It is the Monday morning after a weekend of MWC concerts, and, as usual, I cannot settle to anything. It’s a good thing that I am retired. If I were still at work, my contribution on days like this would be pretty unremarkable.
Phrases from the music we performed are continually buzzing around in my head, completely at random. One minute it is Cum sancto spiritu, with one of the long runs (eventually mastered, but only just in time), and the next it is part of Georgia’s glorious rendition of Et incarnatus est. The full double choir of Qui tollis interrupts, to be displaced in turn by the densely woven harmony of Osanna in excelsis. Then the charming final movement of the Mozart Divertimento cuts in, and only to be overtaken first by the roof-raising volume of O come all ye faithful and next the magnificent sound of full choir and orchestra in the Hallelujah Chorus. And so it goes on and on.
They were indeed two memorable performances. One member of the audience was heard to comment over drinks and nibbles, “They really are a world-class choir!” Carlos was justifiably thrilled.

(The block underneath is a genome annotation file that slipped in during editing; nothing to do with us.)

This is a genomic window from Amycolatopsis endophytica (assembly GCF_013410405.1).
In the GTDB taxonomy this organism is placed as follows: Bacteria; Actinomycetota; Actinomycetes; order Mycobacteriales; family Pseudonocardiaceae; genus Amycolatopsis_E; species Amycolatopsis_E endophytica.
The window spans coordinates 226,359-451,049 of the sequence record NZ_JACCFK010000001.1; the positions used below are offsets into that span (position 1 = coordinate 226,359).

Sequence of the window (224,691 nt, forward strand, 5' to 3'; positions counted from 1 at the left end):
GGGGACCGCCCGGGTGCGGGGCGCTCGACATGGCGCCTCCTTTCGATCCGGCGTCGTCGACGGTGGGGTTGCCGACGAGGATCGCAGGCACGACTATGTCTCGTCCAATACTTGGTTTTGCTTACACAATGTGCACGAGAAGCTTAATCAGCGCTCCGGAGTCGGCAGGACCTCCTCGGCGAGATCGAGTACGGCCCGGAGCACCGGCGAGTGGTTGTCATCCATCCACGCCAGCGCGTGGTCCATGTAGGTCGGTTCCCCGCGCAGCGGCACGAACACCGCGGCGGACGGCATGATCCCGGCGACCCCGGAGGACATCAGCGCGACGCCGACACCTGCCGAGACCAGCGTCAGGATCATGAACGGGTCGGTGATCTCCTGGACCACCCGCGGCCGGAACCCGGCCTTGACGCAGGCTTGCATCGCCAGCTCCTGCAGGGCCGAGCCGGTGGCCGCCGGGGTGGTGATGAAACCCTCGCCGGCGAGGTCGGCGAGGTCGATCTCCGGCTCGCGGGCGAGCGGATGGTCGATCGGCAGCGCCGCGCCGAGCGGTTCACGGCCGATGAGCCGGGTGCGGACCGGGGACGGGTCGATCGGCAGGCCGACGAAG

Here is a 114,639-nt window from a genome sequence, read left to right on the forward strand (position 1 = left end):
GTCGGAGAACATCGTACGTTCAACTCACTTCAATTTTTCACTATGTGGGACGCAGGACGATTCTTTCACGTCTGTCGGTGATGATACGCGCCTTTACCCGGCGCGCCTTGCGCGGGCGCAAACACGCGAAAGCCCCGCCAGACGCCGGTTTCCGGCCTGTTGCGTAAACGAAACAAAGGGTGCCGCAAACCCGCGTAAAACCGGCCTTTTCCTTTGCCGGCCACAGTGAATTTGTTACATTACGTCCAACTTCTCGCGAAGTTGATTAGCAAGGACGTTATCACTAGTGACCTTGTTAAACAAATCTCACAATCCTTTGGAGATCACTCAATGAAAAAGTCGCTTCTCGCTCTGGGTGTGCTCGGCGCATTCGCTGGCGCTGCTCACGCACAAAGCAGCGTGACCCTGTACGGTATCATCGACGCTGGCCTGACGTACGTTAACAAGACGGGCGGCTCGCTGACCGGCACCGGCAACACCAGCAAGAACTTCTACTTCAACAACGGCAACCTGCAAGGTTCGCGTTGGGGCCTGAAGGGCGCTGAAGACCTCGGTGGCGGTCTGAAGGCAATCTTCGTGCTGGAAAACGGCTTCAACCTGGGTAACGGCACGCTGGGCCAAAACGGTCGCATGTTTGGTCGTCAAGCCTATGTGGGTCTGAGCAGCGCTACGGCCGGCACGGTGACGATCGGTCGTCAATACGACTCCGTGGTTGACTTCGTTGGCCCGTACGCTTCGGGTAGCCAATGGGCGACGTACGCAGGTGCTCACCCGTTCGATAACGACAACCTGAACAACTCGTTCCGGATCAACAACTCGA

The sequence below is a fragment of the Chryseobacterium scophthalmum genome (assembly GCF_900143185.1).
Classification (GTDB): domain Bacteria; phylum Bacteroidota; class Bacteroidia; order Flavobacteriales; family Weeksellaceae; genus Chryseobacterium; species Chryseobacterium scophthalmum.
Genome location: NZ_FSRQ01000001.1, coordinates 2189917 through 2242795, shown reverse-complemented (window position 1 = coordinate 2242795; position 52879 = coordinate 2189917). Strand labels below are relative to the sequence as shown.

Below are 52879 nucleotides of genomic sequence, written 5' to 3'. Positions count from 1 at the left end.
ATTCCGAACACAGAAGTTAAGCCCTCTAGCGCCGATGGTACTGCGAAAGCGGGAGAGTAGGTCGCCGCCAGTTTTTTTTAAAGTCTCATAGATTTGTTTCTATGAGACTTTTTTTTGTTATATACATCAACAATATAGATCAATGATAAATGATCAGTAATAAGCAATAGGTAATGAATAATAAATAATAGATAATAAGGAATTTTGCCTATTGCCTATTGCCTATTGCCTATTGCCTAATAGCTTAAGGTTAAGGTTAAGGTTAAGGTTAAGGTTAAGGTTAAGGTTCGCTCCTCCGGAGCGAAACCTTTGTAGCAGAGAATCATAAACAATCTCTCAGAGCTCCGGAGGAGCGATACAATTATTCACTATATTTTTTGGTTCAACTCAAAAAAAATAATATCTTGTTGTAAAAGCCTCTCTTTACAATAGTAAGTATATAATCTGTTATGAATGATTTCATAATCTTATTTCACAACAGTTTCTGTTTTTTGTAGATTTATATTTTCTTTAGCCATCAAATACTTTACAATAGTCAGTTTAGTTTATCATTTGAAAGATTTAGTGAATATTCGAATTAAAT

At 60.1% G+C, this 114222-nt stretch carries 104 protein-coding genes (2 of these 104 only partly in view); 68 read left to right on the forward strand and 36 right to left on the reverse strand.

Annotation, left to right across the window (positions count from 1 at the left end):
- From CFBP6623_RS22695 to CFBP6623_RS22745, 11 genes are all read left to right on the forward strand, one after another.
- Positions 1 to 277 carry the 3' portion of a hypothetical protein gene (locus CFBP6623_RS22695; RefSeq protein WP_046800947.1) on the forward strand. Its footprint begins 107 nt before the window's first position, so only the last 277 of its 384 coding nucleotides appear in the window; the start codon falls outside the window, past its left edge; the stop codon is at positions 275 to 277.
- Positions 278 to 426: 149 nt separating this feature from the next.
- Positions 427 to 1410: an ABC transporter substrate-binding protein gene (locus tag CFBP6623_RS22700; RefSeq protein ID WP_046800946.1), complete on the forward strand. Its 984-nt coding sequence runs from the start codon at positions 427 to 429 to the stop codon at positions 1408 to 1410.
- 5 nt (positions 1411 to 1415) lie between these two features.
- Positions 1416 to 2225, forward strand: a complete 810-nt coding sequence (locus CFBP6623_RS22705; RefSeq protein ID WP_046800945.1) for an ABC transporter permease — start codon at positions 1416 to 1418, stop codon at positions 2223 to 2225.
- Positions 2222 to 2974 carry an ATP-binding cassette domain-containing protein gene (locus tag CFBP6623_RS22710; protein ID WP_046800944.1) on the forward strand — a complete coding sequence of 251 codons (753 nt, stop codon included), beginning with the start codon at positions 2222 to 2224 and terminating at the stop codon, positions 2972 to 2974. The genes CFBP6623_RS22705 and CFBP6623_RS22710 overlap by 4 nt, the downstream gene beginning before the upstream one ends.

As I put my copy of the Mozart score back in the bookcase last night, I bade the music a fond farewell. It and I have been deeply entwined with each other these past thirteen weeks. Indeed, we were so strongly linked that, had the music been a person, Anne might have been justified in thinking that I had been having an affair. It is music of extraordinary technical accomplishment, radiant beauty and great spiritual depth.
And it is wonderful that we, a community choir, should be able to give such competent and convincing performances. It is all possible through the efforts of many people – ourselves, in diligently practicing and rehearsing the music; the soloists, in bringing music of such beauty to life; the orchestra, in rapidly mastering complex music with apparent ease; and of course Carlos, in bringing all the elements together and infusing them with his consummate musicianship and engaging personality.